Seventy years ago, the 1951 UN refugee convention established the rights of refugees to seek sanctuary, and the obligations of states to protect them. Increasingly, it seems that much of Europe is choosing to commemorate the anniversary by ripping up some of the convention’s core principles.

So far this year, close to 1,000 migrants have died attempting to cross the Mediterranean, more than four times the death toll for the same period in 2020. Many will have been economic migrants. Others will have been fleeing persecution. Increasingly, Europe does not care. All were “irregular”. And all must be discouraged and deterred through a strategy of cruelty.

The latest tragedy occurred last week, when at least 57 people died as a boat capsized in high winds off the Libyan coast. Sea patrols, whether by Italian or European agencies, have been significantly scaled back, making such disasters more likely. The owners of NGO rescue ships have been harried in the courts and seen their vessels seized. As Europe sits on its hands, thousands more desperate seafarers are being returned by Libyan security forces to detention centres where sexual violence, torture and abuse are rife.

In Greece, vast numbers are stuck in hopeless limbo, many in squalid overcrowded camps. After the devastating fire at the Moria camp in Lesbos last September, the European Commission rushed out a new “pact on migration and asylum”, emphasising the need to balance border protection and humanitarian concerns. But there is still no agreement between EU member states on the resettlement quotas and processes that could defuse the crisis. Meanwhile deafening “sound cannons” have been deployed on the Greek border with Turkey to drive migrants away and a Trumpian steel wall has been erected to block crossing points. Its next task may be to block thousands of Afghans fleeing the Taliban and currently making their way through Turkey.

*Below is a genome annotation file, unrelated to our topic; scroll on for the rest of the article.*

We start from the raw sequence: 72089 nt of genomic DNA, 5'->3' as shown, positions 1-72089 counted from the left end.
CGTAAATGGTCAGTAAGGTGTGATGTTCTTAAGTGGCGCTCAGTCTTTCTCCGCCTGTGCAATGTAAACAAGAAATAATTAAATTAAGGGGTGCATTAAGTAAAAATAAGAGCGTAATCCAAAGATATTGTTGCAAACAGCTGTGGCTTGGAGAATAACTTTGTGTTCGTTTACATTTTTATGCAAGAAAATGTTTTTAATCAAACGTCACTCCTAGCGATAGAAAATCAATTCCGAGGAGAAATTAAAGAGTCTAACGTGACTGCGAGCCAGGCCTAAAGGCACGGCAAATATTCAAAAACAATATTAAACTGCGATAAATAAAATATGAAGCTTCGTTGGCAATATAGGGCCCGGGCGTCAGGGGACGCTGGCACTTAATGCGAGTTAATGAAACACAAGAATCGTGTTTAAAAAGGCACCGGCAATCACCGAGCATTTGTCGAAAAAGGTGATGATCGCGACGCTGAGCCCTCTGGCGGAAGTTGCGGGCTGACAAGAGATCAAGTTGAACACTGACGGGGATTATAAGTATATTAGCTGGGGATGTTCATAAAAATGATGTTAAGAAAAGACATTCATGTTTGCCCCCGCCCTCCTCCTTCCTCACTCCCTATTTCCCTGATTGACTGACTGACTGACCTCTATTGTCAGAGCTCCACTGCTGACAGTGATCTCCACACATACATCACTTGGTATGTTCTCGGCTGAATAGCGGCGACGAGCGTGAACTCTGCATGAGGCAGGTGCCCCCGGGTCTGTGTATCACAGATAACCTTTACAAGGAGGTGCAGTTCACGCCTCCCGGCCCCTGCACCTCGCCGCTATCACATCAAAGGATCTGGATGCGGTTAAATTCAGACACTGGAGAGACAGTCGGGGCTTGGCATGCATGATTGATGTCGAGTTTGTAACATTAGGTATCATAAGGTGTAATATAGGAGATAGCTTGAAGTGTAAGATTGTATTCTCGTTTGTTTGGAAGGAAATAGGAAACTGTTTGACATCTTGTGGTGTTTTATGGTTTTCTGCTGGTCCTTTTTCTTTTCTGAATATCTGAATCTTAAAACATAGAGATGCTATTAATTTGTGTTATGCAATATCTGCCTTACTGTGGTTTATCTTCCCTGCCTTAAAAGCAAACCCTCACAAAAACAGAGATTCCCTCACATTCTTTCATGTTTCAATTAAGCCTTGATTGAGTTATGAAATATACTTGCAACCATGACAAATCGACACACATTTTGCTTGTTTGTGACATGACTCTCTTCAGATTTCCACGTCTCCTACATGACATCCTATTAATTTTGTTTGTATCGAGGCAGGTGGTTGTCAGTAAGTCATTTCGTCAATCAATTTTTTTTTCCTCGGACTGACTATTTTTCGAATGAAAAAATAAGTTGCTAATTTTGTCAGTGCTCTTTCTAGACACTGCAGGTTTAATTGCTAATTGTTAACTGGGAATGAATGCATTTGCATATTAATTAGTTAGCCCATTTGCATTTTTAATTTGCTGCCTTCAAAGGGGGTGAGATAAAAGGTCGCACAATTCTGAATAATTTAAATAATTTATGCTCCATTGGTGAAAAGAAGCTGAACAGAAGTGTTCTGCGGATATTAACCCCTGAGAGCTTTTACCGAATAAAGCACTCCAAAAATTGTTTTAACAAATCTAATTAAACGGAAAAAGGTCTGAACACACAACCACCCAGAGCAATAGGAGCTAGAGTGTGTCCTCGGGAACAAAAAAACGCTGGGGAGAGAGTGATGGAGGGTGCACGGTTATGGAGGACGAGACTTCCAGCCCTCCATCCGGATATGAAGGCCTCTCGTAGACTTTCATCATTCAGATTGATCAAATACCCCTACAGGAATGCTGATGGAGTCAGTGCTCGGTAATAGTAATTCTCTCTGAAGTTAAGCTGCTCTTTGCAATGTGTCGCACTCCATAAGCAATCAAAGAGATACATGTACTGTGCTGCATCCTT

There have been multiple accounts, from Greece and elsewhere, of refugees being expelled without their asylum applications being heard. Such so-called “pushbacks” contravene the 1951 convention. Politicians are also playing fast and loose with other principles signed up to 70 years ago. In northern Europe, Denmark’s Social Democratic government has passed a law to enable asylum seekers to be relocated thousands of miles away, while their claims are processed in a third country. The stated goal of Mette Frederiksen, the Danish prime minister, is that no more asylum applications should take place in Denmark. Her government is seeking to forcibly return hundreds of refugees to Syria – a move which is likely to be contested in the European court of human rights. Britain has criminalised migrants arriving by irregular routes, hoping thereby to force them to make asylum applications elsewhere.

Inexorably, unethically, Europe is defaulting to a cruel “fortress” strategy based on brute force and deterrence. Yet refugees make up only 0.6% of the EU’s population. The number of irregular migrants seeking to enter Europe bears no comparison to six years ago, when the Syrian civil war was at its height and Angela Merkel famously insisted “Wir schaffen das” (“We can do it”). With effective leadership and solidarity between countries, a humane approach to a complex problem would be possible. But the political will is missing. Since the migration crisis of 2015, the populist right has been allowed to dictate the terms of debate. Spooked by the rise of Matteo Salvini, Viktor Orbán and Marine Le Pen – and, in Britain, the influence of Nigel Farage – mainstream politicians across the continent have hardened their hearts, muffled their consciences and ceased to give would-be refugees a fair hearing. This lack of moral ambition betrays the spirit of the great humanitarian breakthrough made seven decades ago.

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